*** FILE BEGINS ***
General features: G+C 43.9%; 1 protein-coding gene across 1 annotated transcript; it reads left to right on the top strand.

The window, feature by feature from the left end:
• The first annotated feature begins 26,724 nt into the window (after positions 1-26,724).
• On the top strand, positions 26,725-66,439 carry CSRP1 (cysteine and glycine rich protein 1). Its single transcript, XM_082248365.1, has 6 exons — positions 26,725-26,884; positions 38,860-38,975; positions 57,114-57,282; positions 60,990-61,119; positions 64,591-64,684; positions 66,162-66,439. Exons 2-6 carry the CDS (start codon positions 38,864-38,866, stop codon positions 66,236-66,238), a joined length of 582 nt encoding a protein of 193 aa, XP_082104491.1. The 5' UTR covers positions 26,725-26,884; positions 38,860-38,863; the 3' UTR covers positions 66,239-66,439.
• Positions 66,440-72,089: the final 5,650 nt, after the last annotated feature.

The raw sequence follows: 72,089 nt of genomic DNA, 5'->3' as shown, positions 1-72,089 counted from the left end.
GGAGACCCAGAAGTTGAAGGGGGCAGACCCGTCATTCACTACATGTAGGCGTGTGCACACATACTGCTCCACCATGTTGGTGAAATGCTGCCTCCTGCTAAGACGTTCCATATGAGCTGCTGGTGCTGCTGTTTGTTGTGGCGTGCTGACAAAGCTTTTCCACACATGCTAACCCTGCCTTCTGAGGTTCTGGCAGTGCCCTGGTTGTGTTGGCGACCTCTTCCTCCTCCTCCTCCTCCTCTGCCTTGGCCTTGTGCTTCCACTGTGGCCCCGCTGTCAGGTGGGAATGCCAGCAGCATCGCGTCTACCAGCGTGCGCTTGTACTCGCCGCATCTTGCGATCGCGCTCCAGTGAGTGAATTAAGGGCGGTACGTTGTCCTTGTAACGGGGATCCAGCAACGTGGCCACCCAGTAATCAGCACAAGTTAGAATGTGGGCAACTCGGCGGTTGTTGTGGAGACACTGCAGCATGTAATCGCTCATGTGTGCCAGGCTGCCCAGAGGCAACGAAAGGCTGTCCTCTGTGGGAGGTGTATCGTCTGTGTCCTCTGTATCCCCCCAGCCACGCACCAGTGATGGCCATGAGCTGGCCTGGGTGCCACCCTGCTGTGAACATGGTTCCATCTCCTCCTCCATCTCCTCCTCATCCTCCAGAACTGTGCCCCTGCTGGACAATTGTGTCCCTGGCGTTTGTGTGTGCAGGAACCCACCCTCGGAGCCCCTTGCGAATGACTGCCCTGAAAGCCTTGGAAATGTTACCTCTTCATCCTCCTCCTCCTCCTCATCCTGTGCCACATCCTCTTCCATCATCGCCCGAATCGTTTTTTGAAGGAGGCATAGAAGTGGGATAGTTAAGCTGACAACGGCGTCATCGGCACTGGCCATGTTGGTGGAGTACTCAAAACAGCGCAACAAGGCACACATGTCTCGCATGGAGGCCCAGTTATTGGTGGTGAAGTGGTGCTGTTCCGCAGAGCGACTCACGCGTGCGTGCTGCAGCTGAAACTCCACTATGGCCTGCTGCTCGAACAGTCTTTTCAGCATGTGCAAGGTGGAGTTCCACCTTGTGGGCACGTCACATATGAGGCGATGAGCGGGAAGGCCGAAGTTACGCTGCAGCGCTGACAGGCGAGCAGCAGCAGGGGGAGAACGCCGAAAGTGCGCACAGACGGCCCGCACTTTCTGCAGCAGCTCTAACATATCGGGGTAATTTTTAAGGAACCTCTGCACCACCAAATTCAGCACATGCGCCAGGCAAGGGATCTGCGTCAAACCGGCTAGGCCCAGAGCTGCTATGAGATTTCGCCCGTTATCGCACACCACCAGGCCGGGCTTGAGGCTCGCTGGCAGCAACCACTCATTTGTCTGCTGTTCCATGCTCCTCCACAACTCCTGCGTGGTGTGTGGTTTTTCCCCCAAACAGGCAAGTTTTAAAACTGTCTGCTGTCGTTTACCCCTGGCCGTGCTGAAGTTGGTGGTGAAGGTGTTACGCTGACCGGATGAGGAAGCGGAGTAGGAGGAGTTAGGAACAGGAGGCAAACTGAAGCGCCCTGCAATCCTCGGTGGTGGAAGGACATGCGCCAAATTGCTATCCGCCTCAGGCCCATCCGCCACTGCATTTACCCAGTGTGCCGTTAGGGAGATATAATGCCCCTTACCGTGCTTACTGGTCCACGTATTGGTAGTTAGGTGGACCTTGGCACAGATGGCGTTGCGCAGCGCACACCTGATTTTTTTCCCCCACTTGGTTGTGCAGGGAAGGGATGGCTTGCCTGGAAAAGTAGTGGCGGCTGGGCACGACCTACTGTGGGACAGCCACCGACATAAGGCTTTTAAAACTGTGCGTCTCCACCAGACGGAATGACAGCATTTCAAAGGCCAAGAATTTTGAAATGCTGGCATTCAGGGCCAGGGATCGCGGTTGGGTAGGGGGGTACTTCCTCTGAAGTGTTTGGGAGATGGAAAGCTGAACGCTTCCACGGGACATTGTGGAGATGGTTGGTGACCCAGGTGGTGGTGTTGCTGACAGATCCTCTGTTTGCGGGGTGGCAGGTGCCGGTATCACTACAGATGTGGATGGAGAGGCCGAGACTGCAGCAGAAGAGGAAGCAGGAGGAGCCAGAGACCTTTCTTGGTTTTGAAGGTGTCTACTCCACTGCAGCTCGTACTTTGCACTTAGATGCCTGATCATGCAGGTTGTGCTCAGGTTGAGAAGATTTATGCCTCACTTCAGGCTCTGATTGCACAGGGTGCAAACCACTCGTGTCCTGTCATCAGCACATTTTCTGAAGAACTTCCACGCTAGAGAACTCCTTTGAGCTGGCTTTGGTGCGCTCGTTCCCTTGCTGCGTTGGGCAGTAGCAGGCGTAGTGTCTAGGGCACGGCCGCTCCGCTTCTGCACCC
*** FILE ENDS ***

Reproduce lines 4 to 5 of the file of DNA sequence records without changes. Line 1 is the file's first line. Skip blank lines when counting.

• On the top strand, positions 26,725-66,439 carry CSRP1 (cysteine and glycine rich protein 1). Its single transcript, XM_082248365.1, has 6 exons — positions 26,725-26,884; positions 38,860-38,975; positions 57,114-57,282; positions 60,990-61,119; positions 64,591-64,684; positions 66,162-66,439. Exons 2-6 carry the CDS (start codon positions 38,864-38,866, stop codon positions 66,236-66,238), a joined length of 582 nt encoding a protein of 193 aa, XP_082104491.1. The 5' UTR covers positions 26,725-26,884; positions 38,860-38,863; the 3' UTR covers positions 66,239-66,439.
• Positions 66,440-72,089: the final 5,650 nt, after the last annotated feature.